• Touch me. I want to be accepted despite the way I may look. Inside, I’m still the same person you always knew.
  • Let me talk about my illness if I want to. Talking helps me work through my feelings.
  • Let me be silent if I want to. Sometimes I don’t have much energy and I just may want your silent companionship. Your presence alone can be comforting.
  • Space your visits and calls. Consistent support is very helpful.
  • Offer to help me with simple chores. Routine jobs are often difficult to accomplish.
  • Continue to be my friend. Don’t let my illness overshadow all the good times we’ve shared together. I know this is hard for you too.

I noticed in all these requests that the emphasis is on companionship and understanding. In my own experience with the dying I have seen that it is very important to them to have loved ones to interact with. When you’re supporting a dying loved one, you don’t have to have deep conversations to show your love. Those kinds of conversations are great if they happen, but if they don’t, it’s OK, too. The dying just want to be included in the everyday world of the living and not isolated.

When my own mother was dying, my siblings and I spent much time with her. We would take turns sitting by her bedside, and we would talk amongst ourselves about everyday things. She would listen and join in occasionally. Sometimes she would doze and then wake up to our conversation again. There was an inclusiveness to my mother’s last days, a continuing of the life we had always shared with her. It is a memory I cherish.

Pat Hayes, MD, is a retired physician from Cortland County. He serves on the board of directors for the Hospice Foundation of Cortland County and was the board president in 2015. He currently writes a monthly column with Jackie Swift on hospice for the Cortland Standard. This article first appeared in the September 2, 2017, issue of the Cortland Standard.

Supporter Spotlight: “It’s Hard to Say No to Hospicare”

Linda Haylor Mikula, former Hospicare Board member and current Women Swimmin’ committee member, sees the deep connections between Hospicare and our community as something very special. “At every Women Swimmin’ meeting, a Hospicare staff member reads a letter sent by a patient or a patient’s family member,” she says. “Those letters hit my heart. I realize every time how much this organization does for those who are dying and for their families who are dealing with that.”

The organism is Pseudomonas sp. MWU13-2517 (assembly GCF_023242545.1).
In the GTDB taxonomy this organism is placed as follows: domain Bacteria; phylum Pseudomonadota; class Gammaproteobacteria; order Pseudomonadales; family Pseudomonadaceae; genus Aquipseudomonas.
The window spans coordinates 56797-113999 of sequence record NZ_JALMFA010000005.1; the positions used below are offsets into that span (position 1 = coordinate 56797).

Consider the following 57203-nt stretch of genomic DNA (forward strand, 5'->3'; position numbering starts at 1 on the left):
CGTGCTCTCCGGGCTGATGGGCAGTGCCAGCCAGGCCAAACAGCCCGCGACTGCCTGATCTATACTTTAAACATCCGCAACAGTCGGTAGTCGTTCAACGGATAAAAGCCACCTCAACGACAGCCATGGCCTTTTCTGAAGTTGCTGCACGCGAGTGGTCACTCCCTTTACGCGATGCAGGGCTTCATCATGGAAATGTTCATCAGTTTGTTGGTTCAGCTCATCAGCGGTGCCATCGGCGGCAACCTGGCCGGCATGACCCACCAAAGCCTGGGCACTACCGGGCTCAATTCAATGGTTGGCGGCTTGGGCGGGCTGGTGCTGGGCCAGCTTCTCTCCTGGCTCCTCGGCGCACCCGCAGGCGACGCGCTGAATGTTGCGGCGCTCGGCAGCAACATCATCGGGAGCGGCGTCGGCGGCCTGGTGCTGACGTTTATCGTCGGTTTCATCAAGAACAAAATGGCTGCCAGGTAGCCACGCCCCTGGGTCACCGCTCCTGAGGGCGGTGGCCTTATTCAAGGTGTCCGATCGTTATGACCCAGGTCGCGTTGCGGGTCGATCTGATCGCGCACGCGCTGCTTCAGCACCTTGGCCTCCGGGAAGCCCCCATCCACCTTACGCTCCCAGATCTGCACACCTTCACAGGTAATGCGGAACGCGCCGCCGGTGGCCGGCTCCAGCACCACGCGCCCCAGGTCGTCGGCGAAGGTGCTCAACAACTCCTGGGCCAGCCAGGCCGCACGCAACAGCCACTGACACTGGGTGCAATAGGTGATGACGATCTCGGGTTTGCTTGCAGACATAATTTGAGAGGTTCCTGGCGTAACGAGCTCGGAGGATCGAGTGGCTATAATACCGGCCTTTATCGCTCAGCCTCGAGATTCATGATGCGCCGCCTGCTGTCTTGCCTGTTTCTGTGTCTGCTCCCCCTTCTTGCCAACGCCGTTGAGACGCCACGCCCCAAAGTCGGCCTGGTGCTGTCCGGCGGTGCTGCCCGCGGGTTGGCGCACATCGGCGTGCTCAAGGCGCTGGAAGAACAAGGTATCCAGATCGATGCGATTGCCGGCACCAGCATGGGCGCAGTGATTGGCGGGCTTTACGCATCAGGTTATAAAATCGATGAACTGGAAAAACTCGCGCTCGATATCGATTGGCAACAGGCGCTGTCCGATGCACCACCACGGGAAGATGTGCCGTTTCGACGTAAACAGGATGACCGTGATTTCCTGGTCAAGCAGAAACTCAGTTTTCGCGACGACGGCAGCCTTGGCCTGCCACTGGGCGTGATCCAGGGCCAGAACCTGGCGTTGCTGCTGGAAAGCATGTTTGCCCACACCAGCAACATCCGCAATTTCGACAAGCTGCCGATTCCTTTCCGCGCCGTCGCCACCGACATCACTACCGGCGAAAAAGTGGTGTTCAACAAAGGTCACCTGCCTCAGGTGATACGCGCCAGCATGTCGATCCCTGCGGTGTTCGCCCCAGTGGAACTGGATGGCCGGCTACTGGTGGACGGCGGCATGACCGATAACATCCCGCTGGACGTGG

photo by Jon Reis

Linda’s appreciation for Hospicare’s work in the community has led her to contribute to our mission in many irreplaceable ways. If you’ve ever noticed Hospicare’s distinctive postcard annual report, or found yourself attracted to the professional design of the Hospicare print newsletter or proudly worn one of the many Women Swimmin’ tee-shirts, you’ve been touched by some of Linda’s volunteer work. She has been using her professional design skills to support our work for nearly 10 years. Linda has also been the chair of the Hospicare events committee for many years, and this year she is the co-chair of the Women Swimmin’ committee. Her first involvement with Hospicare began in 2008 when she revamped the print newsletter’s design and helped with Hospicare’s brand development. “It’s hard to say ‘no’ to Hospicare,” Linda says.

Both Linda’s father-in-law and sister-in-law were cared for by Hospicare until their deaths. Her father-in-law’s experience in particular had a profound effect on her. “My husband’s father was in the Hospicare Residence,” she recalls. “That was when I really learned what Hospicare is. When my husband saw his father hooked up to machines in a hospital, he couldn’t let his dad go, but when his dad moved into the Residence, that changed how my husband felt. His father was finally comfortable. When you see a loved one on hospice services, whether in their own home or the Residence, there’s just something about the comfort that helps. I think it makes it easier to say goodbye. It was a magical moment to see my husband accept and let his father go.”